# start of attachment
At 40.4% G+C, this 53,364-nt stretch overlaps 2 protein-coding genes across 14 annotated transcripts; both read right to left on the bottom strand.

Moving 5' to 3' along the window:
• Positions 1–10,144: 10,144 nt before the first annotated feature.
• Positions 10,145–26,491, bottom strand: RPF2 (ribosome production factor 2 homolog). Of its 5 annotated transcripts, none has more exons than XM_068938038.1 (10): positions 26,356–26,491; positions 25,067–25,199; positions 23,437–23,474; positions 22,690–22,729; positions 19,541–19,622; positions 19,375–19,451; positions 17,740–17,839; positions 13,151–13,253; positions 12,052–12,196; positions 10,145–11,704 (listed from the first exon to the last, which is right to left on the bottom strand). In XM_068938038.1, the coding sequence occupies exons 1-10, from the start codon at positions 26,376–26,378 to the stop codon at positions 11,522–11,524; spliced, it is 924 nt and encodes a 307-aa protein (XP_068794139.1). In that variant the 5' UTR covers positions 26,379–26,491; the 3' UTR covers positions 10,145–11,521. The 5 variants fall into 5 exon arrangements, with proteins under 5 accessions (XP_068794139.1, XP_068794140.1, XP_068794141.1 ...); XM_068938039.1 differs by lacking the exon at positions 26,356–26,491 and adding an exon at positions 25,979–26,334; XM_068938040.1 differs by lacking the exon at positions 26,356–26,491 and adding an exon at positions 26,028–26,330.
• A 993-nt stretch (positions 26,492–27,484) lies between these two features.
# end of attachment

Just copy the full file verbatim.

At 40.4% G+C, this 53,364-nt stretch overlaps 2 protein-coding genes across 14 annotated transcripts; both read right to left on the bottom strand.

Moving 5' to 3' along the window:
• Positions 1–10,144: 10,144 nt before the first annotated feature.
• Positions 10,145–26,491, bottom strand: RPF2 (ribosome production factor 2 homolog). Of its 5 annotated transcripts, none has more exons than XM_068938038.1 (10): positions 26,356–26,491; positions 25,067–25,199; positions 23,437–23,474; positions 22,690–22,729; positions 19,541–19,622; positions 19,375–19,451; positions 17,740–17,839; positions 13,151–13,253; positions 12,052–12,196; positions 10,145–11,704 (listed from the first exon to the last, which is right to left on the bottom strand). In XM_068938038.1, the coding sequence occupies exons 1-10, from the start codon at positions 26,376–26,378 to the stop codon at positions 11,522–11,524; spliced, it is 924 nt and encodes a 307-aa protein (XP_068794139.1). In that variant the 5' UTR covers positions 26,379–26,491; the 3' UTR covers positions 10,145–11,521. The 5 variants fall into 5 exon arrangements, with proteins under 5 accessions (XP_068794139.1, XP_068794140.1, XP_068794141.1 ...); XM_068938039.1 differs by lacking the exon at positions 26,356–26,491 and adding an exon at positions 25,979–26,334; XM_068938040.1 differs by lacking the exon at positions 26,356–26,491 and adding an exon at positions 26,028–26,330.
• A 993-nt stretch (positions 26,492–27,484) lies between these two features.